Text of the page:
"Think smarter on immigration" - Qtown startup boss's appeal to Govt
Startup Queenstown Lakes CEO Olivia Wensley says New Zealand is uniquely positioned to attract high value talent to build our tech sector, thanks to the country's successful Covid response. But she says time is ticking for the Govt to capitalise on that advantage.
The Government has recently announced a “reset” to its immigration priorities - including loosening controls for wealthy investors, while curtailing temporary visas for the migrants that the country has long relied on.
I acknowledge that the migrant visa issue is a particularly painful issue for the Queenstown Lakes - and I want to emphasise that this isn’t a “one or the other” approach, it's about doing things smarter than in the past - which I think is something everyone can agree on.
We need to capitalise on the fundamental competitive advantage that we have due to the country’s success against Covid-19, and we need to do it NOW.
Because the Government has handled the pandemic so well, New Zealand has had an advantage in the race to attract talent - however, other countries are quickly catching up.
We need to be thinking smarter when it comes to immigration strategy and taking advantage of this rare opportunity while New Zealand is so desirable.
Our Deputy Prime Minister Grant Robertson was in Queenstown last week and when we spoke on this issue he voiced support for thinking “outside the box” - and considering a tech talent or entrepreneurship visa.
Immigration needs to be linked to a digital strategy. New Zealand's tech sector needs talent both home-grown and imported, otherwise, our tech ecosystem will suffer from a lack of skilled workers.
I am hopeful that during the “Immigration Reset” the Government will look at the skills shortage categories - as it is simply out of date with current demand - it doesn’t anticipate the current demand, never mind the demand which will exist in five years time.
For example, current Queenstown Lakes companies need to hire: Machine Learning Specialists, UX Designers, Robotic Engineers, Sustainability Engineers, Solar Battery and Storage Network specialists, Hydropower Engineers (and the list goes on). These jobs just don’t exist on the skills shortage list.
Many of these specialists will need to be hired internationally as New Zealand simply doesn’t have the talent pool to cater to the demand. Bringing this experience into NZ will enable us to earn $400,000 per employee in export dollars per year.
We also need to be leveraging the talent we have in our country already - who can’t work to their full potential due to visa restrictions.
For example, I recently found a Senior UX designer (a job in huge demand), who has been working in a local pub for the past two years - when she could instead be working on scaling the next New Zealand unicorn. It’s simply a waste of talent and opportunity. I know of multiple Silicon Valley expats who are staying in the country on student visas (or similar) - unable to work in their areas of specialisation.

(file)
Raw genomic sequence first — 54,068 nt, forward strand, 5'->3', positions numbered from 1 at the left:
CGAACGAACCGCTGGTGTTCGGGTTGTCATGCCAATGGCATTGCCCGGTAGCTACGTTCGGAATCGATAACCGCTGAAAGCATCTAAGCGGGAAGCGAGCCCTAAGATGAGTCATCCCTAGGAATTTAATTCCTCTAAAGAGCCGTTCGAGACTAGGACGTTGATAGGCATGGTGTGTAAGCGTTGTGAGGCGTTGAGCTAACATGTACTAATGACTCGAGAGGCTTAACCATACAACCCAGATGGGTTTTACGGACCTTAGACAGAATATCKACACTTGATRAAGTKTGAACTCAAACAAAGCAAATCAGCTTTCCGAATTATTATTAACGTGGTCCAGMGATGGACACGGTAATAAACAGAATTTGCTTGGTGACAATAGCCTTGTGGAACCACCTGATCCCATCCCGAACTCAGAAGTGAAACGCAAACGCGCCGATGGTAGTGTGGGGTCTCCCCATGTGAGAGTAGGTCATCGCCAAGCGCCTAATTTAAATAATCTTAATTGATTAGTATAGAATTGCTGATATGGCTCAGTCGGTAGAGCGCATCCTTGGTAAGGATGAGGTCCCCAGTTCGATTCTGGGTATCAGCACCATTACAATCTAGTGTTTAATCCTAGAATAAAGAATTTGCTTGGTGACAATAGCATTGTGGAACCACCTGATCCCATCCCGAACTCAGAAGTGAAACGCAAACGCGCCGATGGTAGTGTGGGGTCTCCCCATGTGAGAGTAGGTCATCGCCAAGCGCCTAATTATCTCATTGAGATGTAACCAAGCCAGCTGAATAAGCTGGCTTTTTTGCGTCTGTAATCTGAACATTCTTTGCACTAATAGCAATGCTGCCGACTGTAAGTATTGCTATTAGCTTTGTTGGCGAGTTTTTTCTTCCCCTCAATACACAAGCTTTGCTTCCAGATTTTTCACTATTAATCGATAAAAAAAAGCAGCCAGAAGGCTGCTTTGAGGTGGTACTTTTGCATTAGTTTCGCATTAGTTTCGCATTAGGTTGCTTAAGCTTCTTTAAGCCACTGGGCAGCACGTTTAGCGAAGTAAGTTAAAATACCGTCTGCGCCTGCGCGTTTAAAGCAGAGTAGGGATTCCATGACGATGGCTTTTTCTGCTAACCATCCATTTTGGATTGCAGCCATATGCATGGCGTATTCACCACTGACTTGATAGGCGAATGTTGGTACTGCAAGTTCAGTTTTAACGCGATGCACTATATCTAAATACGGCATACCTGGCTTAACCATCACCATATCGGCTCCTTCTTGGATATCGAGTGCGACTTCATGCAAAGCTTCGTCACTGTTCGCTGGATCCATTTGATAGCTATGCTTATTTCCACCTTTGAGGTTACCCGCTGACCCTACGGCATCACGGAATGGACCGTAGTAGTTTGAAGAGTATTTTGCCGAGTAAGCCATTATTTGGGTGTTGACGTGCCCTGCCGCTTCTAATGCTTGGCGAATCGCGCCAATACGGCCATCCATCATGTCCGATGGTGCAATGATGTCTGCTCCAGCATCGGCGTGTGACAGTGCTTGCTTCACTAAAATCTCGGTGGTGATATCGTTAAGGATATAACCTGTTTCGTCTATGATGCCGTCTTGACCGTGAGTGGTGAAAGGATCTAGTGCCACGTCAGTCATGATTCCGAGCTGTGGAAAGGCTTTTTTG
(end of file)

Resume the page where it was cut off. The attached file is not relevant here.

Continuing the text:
Meanwhile, we have the talent we need lining up to come into the country - but this won’t last long.
We may have just lost our edge in the race against the rest of the world.
Australia has just announced “Visas for innovation” to attract the brightest and best global talent to work in ten future-focused sectors. Other countries are thinking along the same lines - such as Estonia’s “Digital Nomad” visa.
We need a proactive approach - not a reactive one. I’m already seeing the national tech sector’s growth being hindered by the lack of talent.
More than 50,000 New Zealanders have flocked home during the pandemic, offering our country a rare opportunity to win back some of its best and brightest. In the past year our region has greatly benefited from this surge in returned talent.
The Queenstown Lakes District Council’s economic development team has been doing a great job in putting together a strategy to attract and retain this returning talent. However, the central Government will need to support these efforts too.
We need this talent to stay - as they will create jobs in new sectors and ensure stronger economic resilience so Queenstown Lakes doesn’t get so badly affected if another pandemic or natural disaster occurs. By retaining this talent we will see an increase in the average salary, and a wider range of jobs become available.
Yes, there will be issues in retaining the talent we attract - such as sky-high housing costs, and lagging wages. However, we need to stop looking at historical problems and start thinking of innovative solutions, otherwise nothing will change.
In the Startup world we talk about our “unfair advantage”. New Zealand has a unique advantage over the whole world right now - but this won’t last - so let’s make the most of this unfair advantage before the rest of the world catches up.
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Garf Kidel : 3/06/2021, 12:09 am (22 months ago)
From a talent attraction perspective, any appeal New Zealand had due to the defensive approach to the pandemic has past. The vast majority of the countries New Zealand are in the war for talent are now light years ahead in arriving at the post-pandemic 'return to normal'. Many, if not most global tech hubs are just weeks away from herd immunity and a return to normal.
As a recently-returned expat, it's quite clear the hard work for New Zealand is yet to come - either via a long, drawn out re-opening of the borders, or a painful jolt to reality.
New Zealand no longer has an' unfair advantage' through the lens of the pandemic, rather anyone moving will likely need to double-dip on disruption they've likely endured from their country of origin. Unfortunately, this horse has bolted.